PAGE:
In Camera Lucida (1981) Roland Barthes concluded that the relationship of the photograph to the double, its confusion with reality and time, constitute an uncanny concern with death.  Thus it is precisely the direct and real connection between the subject and its image – the certainty of a physical existence within the past – that death and photography become inextricably bound, providing a human-made process for both circumventing the grim reaper and confronting the transience of life.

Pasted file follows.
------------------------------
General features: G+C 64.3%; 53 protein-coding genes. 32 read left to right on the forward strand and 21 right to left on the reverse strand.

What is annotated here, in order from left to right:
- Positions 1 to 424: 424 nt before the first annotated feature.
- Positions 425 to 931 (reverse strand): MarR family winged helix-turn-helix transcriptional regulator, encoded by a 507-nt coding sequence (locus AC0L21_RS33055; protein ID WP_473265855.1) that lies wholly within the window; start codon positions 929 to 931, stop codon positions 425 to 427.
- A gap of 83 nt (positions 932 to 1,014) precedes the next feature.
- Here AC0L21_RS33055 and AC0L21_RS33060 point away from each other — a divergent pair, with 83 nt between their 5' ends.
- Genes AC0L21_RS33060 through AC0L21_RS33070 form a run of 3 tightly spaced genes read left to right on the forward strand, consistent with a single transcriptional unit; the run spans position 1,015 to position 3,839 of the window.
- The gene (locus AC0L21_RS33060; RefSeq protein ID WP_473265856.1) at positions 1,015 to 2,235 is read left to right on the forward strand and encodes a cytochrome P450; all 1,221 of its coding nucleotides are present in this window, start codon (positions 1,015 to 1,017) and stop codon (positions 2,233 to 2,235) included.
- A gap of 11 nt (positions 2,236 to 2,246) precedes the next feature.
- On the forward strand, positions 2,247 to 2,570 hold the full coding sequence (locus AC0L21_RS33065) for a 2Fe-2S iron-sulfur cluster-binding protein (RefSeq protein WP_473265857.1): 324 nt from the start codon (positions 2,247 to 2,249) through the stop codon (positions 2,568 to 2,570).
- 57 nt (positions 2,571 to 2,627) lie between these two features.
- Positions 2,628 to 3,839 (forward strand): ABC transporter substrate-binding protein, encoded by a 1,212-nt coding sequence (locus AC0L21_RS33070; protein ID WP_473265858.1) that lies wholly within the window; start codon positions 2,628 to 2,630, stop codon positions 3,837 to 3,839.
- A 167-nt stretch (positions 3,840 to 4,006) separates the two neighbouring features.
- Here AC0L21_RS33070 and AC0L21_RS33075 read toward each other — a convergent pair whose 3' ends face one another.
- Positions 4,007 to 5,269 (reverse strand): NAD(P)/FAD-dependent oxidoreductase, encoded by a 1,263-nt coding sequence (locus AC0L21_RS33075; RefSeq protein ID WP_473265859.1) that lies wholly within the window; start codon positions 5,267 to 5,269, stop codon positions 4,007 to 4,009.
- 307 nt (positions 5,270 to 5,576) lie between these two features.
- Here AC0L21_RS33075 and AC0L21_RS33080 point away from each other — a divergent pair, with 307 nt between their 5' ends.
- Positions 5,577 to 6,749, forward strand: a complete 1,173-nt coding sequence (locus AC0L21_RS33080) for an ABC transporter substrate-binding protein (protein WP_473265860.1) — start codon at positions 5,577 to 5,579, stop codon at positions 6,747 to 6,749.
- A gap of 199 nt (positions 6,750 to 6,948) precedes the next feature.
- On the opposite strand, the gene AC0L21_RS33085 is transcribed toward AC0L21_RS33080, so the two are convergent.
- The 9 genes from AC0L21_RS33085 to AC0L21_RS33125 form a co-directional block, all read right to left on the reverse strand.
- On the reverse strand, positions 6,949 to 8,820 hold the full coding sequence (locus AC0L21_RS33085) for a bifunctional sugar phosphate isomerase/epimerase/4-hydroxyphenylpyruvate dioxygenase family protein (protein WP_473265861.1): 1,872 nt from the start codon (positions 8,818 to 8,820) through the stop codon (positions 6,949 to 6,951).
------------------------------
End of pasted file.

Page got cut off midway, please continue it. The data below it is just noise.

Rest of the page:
I held my dog Koko as the vet “put her to sleep,” and heard her cry out as her life force vanished.  I leaned into my father’s deathbed and photographed him moments after he died.  We are motivated by death.  Death can enrich and sharpen our focus by making us realize that we only have a short time to be satisfied that our existence was meaningful.

The Depiction of Suffering